Rod Dreher

“To live is Christ; to die is gain.” — St. Paul, martyr, to the Phillippians.
“Hold the crucifix up before my eyes so I may see it until I die.” — Joan of Arc, at her martyrdom by fire.
“I have seen Christians in Communist prisons with fifty pounds of chains on their feet, tortured with red-hot iron pokers, in whose throats spoonfuls of salt had been forced, being kept afterward without water, starving, whipped, suffering from cold–and praying with fervor for the Com­­munists. This is humanly in­explicable! It is the love of Christ, which was poured out in our hearts.” — Richard Wurmbrand, Evangelical pastor and prisoner of the communist government in Romania.
“When Christ calls a man, he bids him to come and die.” — Dietrich Bonhoeffer, Lutheran pastor and martyr of the Nazis.

A Creed for the Twenty-First Century
I believe in God, I guess
well no. I am pretty sure.
I do believe in God.
I don’t know
who God is
what God is
how God is
I believe in God.
I guess.
I believe in Jesus Christ. I guess.
well, I believe in Jesus,
God-born man,
my brother, friend and guide.
Yes, I believe in Jesus.
But as for Christ
anointed one
I do, I guess, believe in Christ,
But wonder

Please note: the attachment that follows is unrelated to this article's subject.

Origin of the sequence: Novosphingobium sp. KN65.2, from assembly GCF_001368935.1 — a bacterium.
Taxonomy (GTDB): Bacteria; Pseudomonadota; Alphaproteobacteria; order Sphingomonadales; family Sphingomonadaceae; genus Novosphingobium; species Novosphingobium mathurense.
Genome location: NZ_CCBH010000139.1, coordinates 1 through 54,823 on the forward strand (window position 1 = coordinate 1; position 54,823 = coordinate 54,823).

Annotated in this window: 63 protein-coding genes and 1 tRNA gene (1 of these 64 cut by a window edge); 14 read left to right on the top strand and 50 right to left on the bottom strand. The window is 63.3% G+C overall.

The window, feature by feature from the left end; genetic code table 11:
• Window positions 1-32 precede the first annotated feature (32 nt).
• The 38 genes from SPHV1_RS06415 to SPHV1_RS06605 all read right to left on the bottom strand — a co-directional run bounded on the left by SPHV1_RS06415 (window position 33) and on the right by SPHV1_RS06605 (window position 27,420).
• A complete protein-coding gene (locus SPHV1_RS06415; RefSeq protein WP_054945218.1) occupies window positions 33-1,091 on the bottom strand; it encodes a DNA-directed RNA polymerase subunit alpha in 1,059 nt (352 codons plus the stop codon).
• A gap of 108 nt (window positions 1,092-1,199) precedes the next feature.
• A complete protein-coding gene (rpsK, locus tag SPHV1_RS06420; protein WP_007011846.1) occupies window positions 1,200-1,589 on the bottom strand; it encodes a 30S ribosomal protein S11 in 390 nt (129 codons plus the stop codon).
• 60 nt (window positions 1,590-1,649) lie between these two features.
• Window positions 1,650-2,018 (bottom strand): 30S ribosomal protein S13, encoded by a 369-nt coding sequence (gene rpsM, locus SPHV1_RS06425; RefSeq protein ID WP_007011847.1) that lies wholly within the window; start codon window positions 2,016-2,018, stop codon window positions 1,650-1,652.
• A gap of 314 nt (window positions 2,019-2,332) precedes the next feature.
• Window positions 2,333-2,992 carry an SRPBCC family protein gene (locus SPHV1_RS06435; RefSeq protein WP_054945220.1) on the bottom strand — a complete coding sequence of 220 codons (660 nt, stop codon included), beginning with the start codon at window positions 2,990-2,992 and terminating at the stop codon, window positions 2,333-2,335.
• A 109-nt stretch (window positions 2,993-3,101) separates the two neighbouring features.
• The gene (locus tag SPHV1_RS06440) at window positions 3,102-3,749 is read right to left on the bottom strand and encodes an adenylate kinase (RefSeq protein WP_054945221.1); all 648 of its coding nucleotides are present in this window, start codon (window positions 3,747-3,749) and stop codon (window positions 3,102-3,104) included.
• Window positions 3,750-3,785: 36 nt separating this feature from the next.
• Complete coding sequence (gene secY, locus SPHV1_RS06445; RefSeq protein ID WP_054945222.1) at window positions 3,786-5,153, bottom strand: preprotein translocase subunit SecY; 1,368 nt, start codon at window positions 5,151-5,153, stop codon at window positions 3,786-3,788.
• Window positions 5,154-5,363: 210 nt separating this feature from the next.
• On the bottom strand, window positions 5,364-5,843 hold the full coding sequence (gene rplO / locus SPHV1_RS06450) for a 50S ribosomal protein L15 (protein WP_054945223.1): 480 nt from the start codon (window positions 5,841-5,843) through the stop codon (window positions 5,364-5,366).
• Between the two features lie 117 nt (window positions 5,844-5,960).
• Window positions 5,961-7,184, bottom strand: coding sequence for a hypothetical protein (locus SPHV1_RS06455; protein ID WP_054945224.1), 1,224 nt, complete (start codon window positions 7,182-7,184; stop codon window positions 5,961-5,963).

How? and why ?and what?
So I believe in Jesus Christ.
I guess.
Do I believe in Holy Spirit?
well I guess.
For something
part of me yet not,
inborn yet not of me
Something makes me yearn
and search and open
something quite
against my will,
and that, perhaps, is Holy Spirit.
So I believe in Holy Spirit.
I guess.

Sister Sue Elwyn, contemporary Anglican nun.
UPDATE: Let me add a bit of explanation. I don’t read this “credo” ironically; I think Sister Sue means it as a straightforward statement of the amorphous nature of her belief. I could be wrong, and will happily post a clarification here if someone provides it. I did take “spaghetti-spined” out of the title because I don’t want to be in the business of name-calling, and I apologize for using it. The point I am trying to make by juxtaposing this “credo” with the other quotes is that insofar as the nun’s creed is a statement of the quality of faith in the 21st century, then the faith will likely die out, because there’s nothing there to believe in. I have in mind not a theological point, necessarily, but a sociological one. Ideas have consequences, as we all know. I find it hard to imagine how the civil rights protesters could have endured all that they did without a more solid, rooted faith. (This is not, I hasten to add, a liberal vs. conservative point; a social-justice oriented Christian friend of mine, a Democrat in politics, was pointing out the other day how stark the Bible’s commandments are to serve the poor, and how unseriously we Christians take those ideas as a guide to conduct. I think he’s right.)care-bears.jpg

Join the Discussion
comments powered by Disqus